There’s a short and a long version of the test and a very reliable quick version in the book called, “Please Understand Me.” The outcome of the test is an overall view of how you operate in the world. You’ve heard these code words: introvert, extravert, intuitive, sensing, judging etc.
I have found the Myers-Briggs brilliantly helpful in romance and relationships. If you know that you are a “P” and the other person is a “J”, you can know that you’ll always have “be on time” issues, or someone—you—will always be a tad messy—according to that partner. Ditto in the Introvert/Extravert scale. Extraverts want to go out on Friday nights, Introverts (me again) want to come home, watch Netflix, retreat. It’s all about energy.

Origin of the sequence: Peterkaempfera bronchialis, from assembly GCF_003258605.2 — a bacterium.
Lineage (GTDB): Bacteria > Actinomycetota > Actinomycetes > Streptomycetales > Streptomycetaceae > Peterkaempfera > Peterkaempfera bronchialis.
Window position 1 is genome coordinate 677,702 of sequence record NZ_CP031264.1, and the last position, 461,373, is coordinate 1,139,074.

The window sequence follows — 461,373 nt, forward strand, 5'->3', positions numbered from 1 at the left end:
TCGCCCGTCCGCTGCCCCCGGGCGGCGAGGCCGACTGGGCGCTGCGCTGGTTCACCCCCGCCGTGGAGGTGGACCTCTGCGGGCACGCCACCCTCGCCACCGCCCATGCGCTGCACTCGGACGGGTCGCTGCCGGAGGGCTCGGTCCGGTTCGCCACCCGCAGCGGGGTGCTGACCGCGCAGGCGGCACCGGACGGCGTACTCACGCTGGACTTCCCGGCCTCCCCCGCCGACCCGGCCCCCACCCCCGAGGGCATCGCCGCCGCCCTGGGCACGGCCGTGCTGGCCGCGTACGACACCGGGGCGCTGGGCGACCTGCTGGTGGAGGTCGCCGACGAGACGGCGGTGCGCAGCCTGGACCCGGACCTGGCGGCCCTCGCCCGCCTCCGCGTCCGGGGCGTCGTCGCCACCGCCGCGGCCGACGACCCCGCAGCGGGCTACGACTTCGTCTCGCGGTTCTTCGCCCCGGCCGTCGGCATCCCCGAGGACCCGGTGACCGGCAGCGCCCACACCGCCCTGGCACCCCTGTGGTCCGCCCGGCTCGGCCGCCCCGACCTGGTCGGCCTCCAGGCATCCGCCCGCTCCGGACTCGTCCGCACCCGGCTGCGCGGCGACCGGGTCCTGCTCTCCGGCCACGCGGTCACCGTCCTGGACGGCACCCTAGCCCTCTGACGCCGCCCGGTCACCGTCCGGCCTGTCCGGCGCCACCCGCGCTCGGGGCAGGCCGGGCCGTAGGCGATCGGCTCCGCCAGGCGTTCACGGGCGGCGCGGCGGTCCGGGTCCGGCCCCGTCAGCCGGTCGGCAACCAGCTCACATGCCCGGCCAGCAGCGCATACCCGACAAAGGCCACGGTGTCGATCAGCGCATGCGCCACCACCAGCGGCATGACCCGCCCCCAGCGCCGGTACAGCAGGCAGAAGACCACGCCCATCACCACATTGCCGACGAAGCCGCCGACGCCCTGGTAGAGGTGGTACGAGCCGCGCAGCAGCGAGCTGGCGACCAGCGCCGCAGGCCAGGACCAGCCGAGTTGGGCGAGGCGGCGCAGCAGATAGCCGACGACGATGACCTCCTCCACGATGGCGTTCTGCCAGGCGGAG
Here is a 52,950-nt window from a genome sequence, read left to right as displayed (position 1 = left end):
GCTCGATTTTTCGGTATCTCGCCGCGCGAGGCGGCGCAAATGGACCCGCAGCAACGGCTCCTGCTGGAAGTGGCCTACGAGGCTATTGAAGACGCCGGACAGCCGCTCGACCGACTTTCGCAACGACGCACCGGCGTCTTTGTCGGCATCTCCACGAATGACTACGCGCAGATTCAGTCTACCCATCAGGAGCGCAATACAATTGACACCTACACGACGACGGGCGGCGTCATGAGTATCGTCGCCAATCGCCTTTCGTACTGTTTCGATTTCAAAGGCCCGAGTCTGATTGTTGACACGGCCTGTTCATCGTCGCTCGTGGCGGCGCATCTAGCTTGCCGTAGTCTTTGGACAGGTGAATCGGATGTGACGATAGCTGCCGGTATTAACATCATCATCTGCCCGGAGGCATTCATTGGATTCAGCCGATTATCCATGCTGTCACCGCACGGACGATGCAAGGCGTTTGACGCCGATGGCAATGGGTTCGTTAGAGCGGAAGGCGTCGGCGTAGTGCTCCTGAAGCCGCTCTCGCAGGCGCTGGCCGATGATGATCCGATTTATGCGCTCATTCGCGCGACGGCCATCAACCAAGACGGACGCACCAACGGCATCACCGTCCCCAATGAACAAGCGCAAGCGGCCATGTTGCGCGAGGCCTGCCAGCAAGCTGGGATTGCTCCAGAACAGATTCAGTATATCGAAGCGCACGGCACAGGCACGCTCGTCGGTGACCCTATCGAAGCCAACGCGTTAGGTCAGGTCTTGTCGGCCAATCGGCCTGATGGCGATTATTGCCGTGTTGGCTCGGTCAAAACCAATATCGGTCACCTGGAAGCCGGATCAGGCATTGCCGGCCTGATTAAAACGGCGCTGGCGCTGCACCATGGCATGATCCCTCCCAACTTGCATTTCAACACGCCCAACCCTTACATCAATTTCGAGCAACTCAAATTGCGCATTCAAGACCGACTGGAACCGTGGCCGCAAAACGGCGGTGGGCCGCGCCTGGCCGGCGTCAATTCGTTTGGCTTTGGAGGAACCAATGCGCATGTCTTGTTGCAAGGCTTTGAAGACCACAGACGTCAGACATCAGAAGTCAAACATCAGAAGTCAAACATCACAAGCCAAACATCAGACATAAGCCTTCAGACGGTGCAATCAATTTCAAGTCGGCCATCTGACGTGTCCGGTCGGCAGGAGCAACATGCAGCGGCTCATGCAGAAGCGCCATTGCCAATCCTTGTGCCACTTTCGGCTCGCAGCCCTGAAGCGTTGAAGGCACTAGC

This week it occurred to me that you could choose your best way into golf based on your Myers Briggs type. Extravert?—join a league for sure. Lots of new people, lots to talk about. Introvert? Play with one good friend. Someone easy to be with so silences are OK. Or play alone. I was thrilled to discover that some people play golf alone—I had no idea. I stayed away from the game for years because I thought I’d have to chat with four strangers for four hours and that sounded like the lowest rung of Hell. Then I met my husband who is a solo player and I fell in love—by myself—with the game.
The other dimensions of Myers-Brigs can also apply to your golf game. If you are a “T”—a Thinker—then think yourself silly. Reason it out, study the pros; seek the logic and science and engineering of the game. But if you are an “F”—a Feeler—again like me --then you’ll have a much better time just feeling your way along. You can watch other people, kind of gently imitating them, get the feeling in your body and relax into the game.
I suspect there’s a whole school of golf waiting to be invented based on Myers-Briggs. You could be first. Get a copy of “Please Understand Me” and check it out.